Radiation Found Outside Japan Reactor, Signaling Meltdown

Radiation levels that can prove fatal were detected outside reactor buildings at Japan’s Fukushima Dai-Ichi plant, signaling a partial fuel meltdown and complicating efforts to contain the worst nuclear disaster since Chernobyl.

Water in a tunnel outside the No. 2 reactor had radiation levels exceeding 1 sievert an hour, a spokesman for plant operator Tokyo Electric Power Co. told reporters yesterday. Exposure to that dose for 30 minutes would trigger nausea and four hours might lead to death within two months, according to the U.S. Environmental Protection Agency.

A partial meltdown of fuel rods in the No. 2 reactor probably caused a jump in the readings, Japan Chief Cabinet Secretary Yukio Edano said. Preventing the contaminated water from leaking into the ground or air is key to containing the spread of radiation beyond the plant.

“There’s not much good news right now,” said Gennady Pshakin, a former official with the International Atomic Energy Agency. Questions of how much fuel will leak, what isotopes will be carried and how quickly they will settle mean “it’s becoming less predictable.”

Rubber-lined tunnels outside reactor buildings 1, 2 and 3 are almost full of water, a Tokyo Electric official said in a webcast briefing today. The trenches, which aren’t connected to the sea, range in depth from 16 meters (52 feet) to almost 22 meters, he said.

Photographer: Haruyoshi Yamaguchi/Bloomberg

Japan's Chief Cabinet Secretary Yukio Edano. Close

Japan's Chief Cabinet Secretary Yukio Edano.

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Photographer: Haruyoshi Yamaguchi/Bloomberg

Japan's Chief Cabinet Secretary Yukio Edano.

Reactor Breach

A magnitude-9 earthquake and ensuing tsunami on March 11 knocked out power at the plant, forcing Tokyo Electric to dump thousands of tons of seawater on the complex as a stopgap cooling measure.

The number of dead and missing from the earthquake and tsunami had reached 28,343 as of 9 p.m. yesterday. About 200,000 households in northeast Japan remain without power and more than 350,000 have no gas, the government said. There are 242,882 refugees living in 2,045 shelters, the National Police Agency said.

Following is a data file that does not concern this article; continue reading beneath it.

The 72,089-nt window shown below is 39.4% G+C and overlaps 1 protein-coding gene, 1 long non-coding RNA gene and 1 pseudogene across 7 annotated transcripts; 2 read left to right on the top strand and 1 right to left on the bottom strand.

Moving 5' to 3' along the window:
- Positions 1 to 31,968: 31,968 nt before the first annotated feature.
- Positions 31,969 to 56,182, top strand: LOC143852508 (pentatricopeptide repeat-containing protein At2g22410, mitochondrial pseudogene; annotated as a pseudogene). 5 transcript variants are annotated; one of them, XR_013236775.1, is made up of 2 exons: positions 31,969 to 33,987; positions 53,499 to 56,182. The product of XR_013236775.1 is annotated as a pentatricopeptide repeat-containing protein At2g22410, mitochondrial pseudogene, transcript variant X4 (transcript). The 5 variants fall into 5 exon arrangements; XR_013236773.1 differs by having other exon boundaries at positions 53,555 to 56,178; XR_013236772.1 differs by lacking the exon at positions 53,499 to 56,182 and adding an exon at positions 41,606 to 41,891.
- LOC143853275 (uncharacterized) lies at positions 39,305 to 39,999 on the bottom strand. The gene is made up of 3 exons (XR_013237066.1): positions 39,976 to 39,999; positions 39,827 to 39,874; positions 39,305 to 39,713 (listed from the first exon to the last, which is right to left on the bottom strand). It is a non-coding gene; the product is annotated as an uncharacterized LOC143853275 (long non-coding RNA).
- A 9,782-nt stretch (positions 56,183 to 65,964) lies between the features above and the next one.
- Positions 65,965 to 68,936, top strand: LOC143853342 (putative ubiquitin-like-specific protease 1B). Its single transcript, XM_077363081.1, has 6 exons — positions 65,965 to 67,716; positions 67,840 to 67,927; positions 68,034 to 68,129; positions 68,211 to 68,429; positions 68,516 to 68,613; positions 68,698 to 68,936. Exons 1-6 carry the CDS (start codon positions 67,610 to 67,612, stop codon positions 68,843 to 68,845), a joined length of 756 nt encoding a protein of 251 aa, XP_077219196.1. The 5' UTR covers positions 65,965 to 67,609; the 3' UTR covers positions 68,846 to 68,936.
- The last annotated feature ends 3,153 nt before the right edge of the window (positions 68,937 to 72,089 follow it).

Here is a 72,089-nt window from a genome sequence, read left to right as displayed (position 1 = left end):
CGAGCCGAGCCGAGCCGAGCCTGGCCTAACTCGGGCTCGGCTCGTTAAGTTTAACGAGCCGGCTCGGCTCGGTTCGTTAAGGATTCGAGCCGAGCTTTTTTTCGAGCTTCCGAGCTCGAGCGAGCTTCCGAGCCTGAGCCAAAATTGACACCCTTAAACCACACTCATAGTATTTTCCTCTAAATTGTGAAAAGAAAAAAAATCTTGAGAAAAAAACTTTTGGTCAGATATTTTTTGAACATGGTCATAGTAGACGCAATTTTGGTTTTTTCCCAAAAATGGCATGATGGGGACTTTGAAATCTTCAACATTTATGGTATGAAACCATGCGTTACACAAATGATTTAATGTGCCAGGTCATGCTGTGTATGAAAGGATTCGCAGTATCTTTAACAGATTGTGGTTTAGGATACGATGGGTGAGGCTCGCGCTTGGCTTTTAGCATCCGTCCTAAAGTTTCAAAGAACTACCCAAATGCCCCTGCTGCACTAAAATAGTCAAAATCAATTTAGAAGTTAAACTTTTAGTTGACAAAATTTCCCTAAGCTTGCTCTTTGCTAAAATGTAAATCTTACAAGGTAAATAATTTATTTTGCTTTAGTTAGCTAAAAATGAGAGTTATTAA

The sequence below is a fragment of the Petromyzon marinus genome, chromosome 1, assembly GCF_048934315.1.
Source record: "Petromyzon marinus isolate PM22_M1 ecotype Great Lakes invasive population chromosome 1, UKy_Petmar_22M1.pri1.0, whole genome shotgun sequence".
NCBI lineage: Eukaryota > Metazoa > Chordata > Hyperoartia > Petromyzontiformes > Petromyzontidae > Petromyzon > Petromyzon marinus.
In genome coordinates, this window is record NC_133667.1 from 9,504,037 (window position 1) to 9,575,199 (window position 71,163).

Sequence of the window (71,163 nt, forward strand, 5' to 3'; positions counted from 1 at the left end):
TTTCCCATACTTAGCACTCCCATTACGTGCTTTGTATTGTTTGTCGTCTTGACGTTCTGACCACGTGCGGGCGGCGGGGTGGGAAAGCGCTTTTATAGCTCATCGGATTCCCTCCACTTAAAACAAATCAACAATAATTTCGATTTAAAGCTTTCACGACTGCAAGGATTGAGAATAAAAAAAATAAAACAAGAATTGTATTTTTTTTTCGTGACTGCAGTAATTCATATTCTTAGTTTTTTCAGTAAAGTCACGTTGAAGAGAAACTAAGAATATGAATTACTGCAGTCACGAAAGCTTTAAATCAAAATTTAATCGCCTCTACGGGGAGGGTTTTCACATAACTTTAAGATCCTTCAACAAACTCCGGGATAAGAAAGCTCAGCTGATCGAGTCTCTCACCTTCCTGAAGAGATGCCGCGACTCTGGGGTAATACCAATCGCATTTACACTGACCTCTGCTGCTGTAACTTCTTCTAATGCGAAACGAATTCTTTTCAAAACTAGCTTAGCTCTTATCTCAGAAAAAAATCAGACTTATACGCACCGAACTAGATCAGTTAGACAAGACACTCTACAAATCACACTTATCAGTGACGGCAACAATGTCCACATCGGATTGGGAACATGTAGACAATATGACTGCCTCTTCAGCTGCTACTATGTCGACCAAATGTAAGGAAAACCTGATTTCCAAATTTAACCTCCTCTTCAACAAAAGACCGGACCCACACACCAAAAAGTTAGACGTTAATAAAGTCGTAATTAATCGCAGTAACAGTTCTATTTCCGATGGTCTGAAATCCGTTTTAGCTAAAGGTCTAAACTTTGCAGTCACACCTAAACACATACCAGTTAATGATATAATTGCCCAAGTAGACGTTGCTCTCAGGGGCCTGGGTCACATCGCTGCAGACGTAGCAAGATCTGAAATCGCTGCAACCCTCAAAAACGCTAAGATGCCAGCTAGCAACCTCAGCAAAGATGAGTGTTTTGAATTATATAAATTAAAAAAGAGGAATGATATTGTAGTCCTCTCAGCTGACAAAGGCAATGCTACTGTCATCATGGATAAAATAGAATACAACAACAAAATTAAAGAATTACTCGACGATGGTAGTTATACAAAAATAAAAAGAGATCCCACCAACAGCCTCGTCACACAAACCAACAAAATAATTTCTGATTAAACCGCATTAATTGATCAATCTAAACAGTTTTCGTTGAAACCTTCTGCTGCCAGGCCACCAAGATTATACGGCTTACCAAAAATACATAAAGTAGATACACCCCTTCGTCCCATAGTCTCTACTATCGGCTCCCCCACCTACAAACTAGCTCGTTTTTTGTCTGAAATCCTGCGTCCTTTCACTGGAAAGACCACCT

Residents evacuated from a 20-kilometer (12-mile) radius of the plant shouldn’t return home yet, Edano said.

Elevated Radiation

Elevated radiation levels have been detected in crops grown near the stricken plant as well as the water supply in Tokyo, 220 kilometers to the south, and other regions.

Plutonium-239, a byproduct of fission used in nuclear weapons, was found in soil samples taken on the plant site March 21 and March 22, Tokyo Electric said in a statement today. Two of the five samples contained more plutonium than known to have been deposited by atmospheric nuclear-bomb fallout and probably came from the damaged plant, according to the statement.

The amount found shouldn’t be enough to affect human health, Sakae Muto, a Tokyo Electric vice president, said at a press conference yesterday.

“The high radiation levels seem to have come from fuel rods that partially melted down and came into contact with water used to cool the reactor,” Edano said at a briefing in Tokyo, citing a draft report from Japan’s Nuclear Safety Commission. “We’re trying to contain the whole situation while preventing the health impact from spreading.”

Restored Power

Ever-higher radiation emissions at Dai-Ichi and evidence water has leaked out of the No. 2 reactor’s containment vessel comes after success last week in restoring power to control rooms and injecting fresh water into the reactor pressure vessels to keep temperatures from rising.

Tokyo Electric slumped 18 percent to 696 yen on the Tokyo Stock Exchange yesterday, the lowest close since February 1977. The Japanese government is considering nationalizing the company, buying a majority of its shares so it can pay damages from the accident, Yomiuri newspaper reported, citing multiple anonymous government officials.

Plutonium was part of the fuel mix in reactor No. 3. Used fuel rods from other reactors may also have been a source of the material, Edwin Lyman, a radiological specialist for the watchdog group Union of Concerned Scientists, said on a conference call with reporters. Plutonium inhalation causes lung, liver and bone cancer, according to the U.S. National Institutes of Health.

Tokyo Electric needs to drain water in four reactor turbine buildings to determine where the radiation came from and assess damage to the fuel rods, a company official told reporters yesterday.

To contact the reporters on this story: Michio Nakayama in Tokyo at mnakayama4@bloomberg.net; Tsuyoshi Inajima in Tokyo at tinajima@bloomberg.net; Yuriy Humber in Tokyo at yhumber@bloomberg.net

To contact the editor responsible for this story: Patrick Chu at pachu@bloomberg.net

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